Looking things up online while coding is now so common that we take it for granted. Need to check the parameters for that method call? Just Google it. How do you configure that library? Check the README on GitHub. What does that obscure error mean? Look it up on StackOverflow, someone else has probably already solved it.
But there will times when you want to code, and you don’t have an Internet connection. You might be on a 14-hour plane trip. What a great way to do some coding without distractions. But then will discover there’s some critical piece of documentation you need, and you can’t make any progress without it.
The next day, you might go to a local coffee shop, and make use of their WiFi. But you soon discover it’s slow and unreliable. You return to your hotel, and discover there’s a huge surcharge for in-room WiFi, probably priced at business travellers with expense accounts.
So in desperation you buy a local SIM card, add some credit, and tether your phone to your laptop. But you discover the 3G network doesn’t have good coverage in the part of town you’re in. Web pages keep timing out causing you frustration.
But it doesn’t have to be this way. In this post, I’ll show some practical tools and techniques to turn coding offline into a viable practice. Even if the above situations don’t apply to you, it can sometimes be good to disconnect on purpose to avoid all the interruptions and distractions that being online brings.
Dash is a paid app published by Kapeli which lets you download documentation for offline use. It’s US$19.99 but can occasionally be found at a discount. It covers virtually every language and framework you might want refer to, and the content is updated automatically.
Dependency Management Tools
A dependency manager such as Bundler or npm will download all the libraries your projects needs, based on a manifest file. If you add a dependency, it will need to fetch that from the Internet, unless it’s already on your system (and is at the correct version number).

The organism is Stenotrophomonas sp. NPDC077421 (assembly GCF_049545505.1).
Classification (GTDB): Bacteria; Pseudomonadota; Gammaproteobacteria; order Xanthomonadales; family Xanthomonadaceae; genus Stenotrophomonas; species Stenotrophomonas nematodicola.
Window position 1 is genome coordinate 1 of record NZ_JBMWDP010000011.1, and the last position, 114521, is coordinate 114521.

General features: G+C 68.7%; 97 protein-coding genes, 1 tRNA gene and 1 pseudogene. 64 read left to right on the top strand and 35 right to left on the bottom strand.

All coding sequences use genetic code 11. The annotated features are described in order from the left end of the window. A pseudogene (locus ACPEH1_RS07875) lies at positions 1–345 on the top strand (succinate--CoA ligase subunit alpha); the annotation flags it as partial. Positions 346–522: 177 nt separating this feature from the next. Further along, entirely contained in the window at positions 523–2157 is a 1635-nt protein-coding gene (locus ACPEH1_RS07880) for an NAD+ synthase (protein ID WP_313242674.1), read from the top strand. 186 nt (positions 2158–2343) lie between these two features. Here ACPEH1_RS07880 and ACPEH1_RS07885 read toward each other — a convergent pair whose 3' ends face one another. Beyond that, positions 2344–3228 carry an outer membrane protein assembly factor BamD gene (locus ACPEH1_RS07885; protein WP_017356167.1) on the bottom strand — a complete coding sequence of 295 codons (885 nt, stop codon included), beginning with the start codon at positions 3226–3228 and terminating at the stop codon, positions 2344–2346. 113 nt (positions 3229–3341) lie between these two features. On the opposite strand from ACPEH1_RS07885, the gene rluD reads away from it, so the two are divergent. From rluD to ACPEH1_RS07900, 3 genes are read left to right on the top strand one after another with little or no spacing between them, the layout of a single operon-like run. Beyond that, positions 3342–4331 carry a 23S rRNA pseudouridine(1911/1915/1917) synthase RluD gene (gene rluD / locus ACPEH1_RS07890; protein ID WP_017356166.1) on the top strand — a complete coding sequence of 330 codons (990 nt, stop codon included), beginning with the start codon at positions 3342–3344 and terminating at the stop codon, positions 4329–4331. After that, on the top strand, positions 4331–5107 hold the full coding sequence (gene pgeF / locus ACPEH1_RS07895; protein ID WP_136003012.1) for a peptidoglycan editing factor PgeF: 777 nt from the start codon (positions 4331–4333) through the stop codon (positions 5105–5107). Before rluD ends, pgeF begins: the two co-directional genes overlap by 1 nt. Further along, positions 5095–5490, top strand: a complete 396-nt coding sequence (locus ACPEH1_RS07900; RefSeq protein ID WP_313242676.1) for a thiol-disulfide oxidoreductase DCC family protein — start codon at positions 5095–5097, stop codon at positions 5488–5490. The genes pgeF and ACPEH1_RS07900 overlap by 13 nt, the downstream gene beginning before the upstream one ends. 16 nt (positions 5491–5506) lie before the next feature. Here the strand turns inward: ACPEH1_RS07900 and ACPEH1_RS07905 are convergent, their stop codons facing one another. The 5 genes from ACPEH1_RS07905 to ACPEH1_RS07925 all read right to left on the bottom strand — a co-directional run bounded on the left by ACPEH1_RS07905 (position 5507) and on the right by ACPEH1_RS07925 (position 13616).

You’ll probably find that most dependencies are added or changed near the beginning of a project, and that changes become less frequent over time. So this is a case where preparing beforehand is key, while you still have a fast Internet connection. If you’re beginning a new project, start by building a minimal feature that touches all layers of the system, so that you can discover any missing dependencies.
Once you have the dependencies installed, you may need to refer to their documentation. People tend to jump straight to the project’s web site, but all the documentation is usually already contained with the packages you’ve downloaded. For example, if you’re using Ruby you can simply run
yard server -G Gemfile within your project, then visit http://0.0.0.0:8808 to browse it.
Distributed Version Control
We take it for granted, but Git is a huge help when working offline. Older systems such as Subversion require a connection to a server to view a file’s history, or create a new branch. When you clone a Git repo, you’ll have the full history of every change that’s been made.